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Donald Fagen

Interview by Bruce Pollock
At the keyboards, Donald Fagen was the smoky voice and songwriting co-conspirator (with Walter Becker) on all of Steely Dan's classic hits, from "Reelin' In The Years" to "Rikki Don't Lose That Number" to "Peg" and "Deacon Blues" and "Hey Nineteen." Carving perverse lyrics into cryptic and sardonic story lines, wound around a sampling from the literature of pop-rock-jazz-blues melodic constructions, the Dan's output also included some of rock's most memorably ragged character portraits, among them Charlie Freak, Rose Darling, Kid Charlemagne, Pearl of the Quarter, and Dr. Wu. Charting the inevitable comedown from a decade of street theater, Fagen and Becker swung from the chandeliers while the roof was caving in.

Now removed from such turbulence, and approaching his songwriting midlife alone, Fagen contemplates the glittering, standard-strewn byways that led him to this juncture in a much more measured fashion. In the last 30 years, he had produced but four albums, including the 2012 release Sunken Condos. As befitting his reclusive reputation, Mr. Fagen agreed to this interview only if he could answer all questions in writing.

Songwriting Style and the Early Years

I don't think Walter and I were songwriters in the traditional sense, neither the Tin Pan Alley Broadway variety nor the "staffer" type of the fifties and sixties. An attentive listening to our early attempts at normal genre-writing will certainly bear me out. It soon became more interesting to exploit and subvert traditional elements of popular songwriting and to combine this material with the jazz-based music we had grown up with.

In college we were both intrigued by certain humorists of the late fifties and early sixties, such as John Barth, Joseph Heller, Kurt Vonnegut, Thomas Berger, Terry Southern and Bruce Jay Friedman (I've since cooled on a lot of these writers). Walter read a couple of novels by Thomas Pynchon.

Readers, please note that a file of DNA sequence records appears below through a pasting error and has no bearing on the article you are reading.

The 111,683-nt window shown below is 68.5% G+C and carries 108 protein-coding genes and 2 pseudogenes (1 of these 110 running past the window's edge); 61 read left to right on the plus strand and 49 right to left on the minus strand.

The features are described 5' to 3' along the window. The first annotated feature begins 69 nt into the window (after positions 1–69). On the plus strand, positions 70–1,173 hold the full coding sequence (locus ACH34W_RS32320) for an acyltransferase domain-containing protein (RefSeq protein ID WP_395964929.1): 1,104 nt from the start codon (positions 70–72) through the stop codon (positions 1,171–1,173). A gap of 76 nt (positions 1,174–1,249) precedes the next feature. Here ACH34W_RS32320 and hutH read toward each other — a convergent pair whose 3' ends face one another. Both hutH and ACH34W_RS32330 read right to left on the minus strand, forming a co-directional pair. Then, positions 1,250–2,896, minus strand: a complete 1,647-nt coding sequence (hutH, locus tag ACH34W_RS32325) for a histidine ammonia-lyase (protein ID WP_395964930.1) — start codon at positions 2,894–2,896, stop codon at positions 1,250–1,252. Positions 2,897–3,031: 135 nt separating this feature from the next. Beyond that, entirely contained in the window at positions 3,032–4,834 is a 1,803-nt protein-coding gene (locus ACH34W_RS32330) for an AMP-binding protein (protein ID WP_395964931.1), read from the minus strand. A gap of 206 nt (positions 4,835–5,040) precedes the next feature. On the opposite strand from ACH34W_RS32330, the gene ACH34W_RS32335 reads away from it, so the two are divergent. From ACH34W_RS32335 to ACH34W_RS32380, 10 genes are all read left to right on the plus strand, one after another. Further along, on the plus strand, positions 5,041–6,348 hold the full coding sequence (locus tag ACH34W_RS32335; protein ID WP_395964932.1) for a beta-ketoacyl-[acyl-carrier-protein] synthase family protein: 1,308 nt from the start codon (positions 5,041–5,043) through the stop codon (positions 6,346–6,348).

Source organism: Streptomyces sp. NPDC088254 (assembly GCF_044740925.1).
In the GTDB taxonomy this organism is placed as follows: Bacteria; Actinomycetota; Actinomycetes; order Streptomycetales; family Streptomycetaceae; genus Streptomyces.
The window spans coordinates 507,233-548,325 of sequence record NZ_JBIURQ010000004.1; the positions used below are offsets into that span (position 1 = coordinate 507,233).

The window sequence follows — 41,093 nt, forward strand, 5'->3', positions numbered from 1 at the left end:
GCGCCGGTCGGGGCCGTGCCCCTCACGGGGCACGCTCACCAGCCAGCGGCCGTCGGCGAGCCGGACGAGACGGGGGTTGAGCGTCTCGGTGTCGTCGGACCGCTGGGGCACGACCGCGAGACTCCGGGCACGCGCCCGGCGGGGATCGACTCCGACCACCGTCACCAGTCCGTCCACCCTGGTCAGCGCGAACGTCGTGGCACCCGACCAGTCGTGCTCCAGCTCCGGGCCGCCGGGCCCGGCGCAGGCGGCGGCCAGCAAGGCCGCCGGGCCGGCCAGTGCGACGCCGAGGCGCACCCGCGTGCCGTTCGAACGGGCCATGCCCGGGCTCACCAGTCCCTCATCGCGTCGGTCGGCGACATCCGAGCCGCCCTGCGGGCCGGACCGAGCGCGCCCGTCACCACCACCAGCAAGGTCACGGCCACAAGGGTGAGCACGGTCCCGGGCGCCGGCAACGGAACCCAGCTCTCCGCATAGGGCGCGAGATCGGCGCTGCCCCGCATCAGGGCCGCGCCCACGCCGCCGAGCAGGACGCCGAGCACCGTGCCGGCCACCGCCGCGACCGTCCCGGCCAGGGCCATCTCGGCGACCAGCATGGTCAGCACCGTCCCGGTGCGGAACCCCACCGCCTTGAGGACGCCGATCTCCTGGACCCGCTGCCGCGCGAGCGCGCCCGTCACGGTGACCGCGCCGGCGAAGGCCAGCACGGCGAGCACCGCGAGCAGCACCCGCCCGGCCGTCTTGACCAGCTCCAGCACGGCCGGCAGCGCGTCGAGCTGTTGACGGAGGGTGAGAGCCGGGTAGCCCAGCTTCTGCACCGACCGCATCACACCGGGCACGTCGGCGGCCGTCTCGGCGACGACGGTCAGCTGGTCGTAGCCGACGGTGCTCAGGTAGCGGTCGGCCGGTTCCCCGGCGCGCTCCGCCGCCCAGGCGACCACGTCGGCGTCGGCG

In 1969, Fagen and Becker were part of the pop group Jay and the Americans. Kenny Vance, who was in the group, produced early demos for the duo and shopped them around without success. He told us: "Everybody thought it was too far out, or it was, 'Where's the hook?" And I would say, 'The whole thing is the hook.'"
We both thought the predicament in which popular music found itself in the middle sixties rather amusing too, and we tried to wring some humor out of the whole mess. We mixed TV style commercial arranging cliches with Mersey beats, assigned nasty sounding, heavily amplified guitars to play Ravel-like chords, etc. The fairly standardized rock instrumentation of the original group added to the schizy effect. We never tried to compete with the fine songwriters of the era (Goffin & King, Lennon & McCartney). We were after a theatrical effect, the friction produced by the mix of music and lyrics - the irony.


Work Habits

At this point I can't really remember who wrote this verse or that chorus, but the way it often worked out was like this: I would come up with a basic musical structure, perhaps a hook line and occasionally a story idea. Walter would listen to what I had and come up with some kind of narrative structure. We'd work on music and lyrics together, inventing characters, adding musical and verbal jokes, polishing the arrangements and smoking Turkish cigarettes. Of course, the musicians would kick in with arranging ideas, bass lines, etc. when we got into the studio. Working without Walter was shocking to begin with, but I got used to having somebody to bounce ideas off. It wasn't that difficult coming up with the music, because I basically used to come up with the musical material anyway. But the lyrics were quite difficult. I think I was lucky to be able to draw on my own background for some semi-autobiographical songs.

Lately I work mostly in the daytime, in a small sunny room. I own a few pieces of electronic gear, but I work at the piano, for the most part. I compose almost every day, usually five or six hours on the average. I also make time to play some standards and jazz tunes and maybe run some scales. I used to be a workaholic (what a terrible word that is) - up all night, running to the piano before breakfast, that sort of thing. Nowadays I sometimes stop to smell those proverbial roses. These days I listen to very little music. When I do, I play old jazz records, Ray Charles, Chicago blues, some French composers, and once in a while, with shutters drawn, I sneak a listen to my crackly copy of Highway 61 Revisited. A goal I have now is to one day write a really terrific song and hear it in a movie theater.


Studio Musicians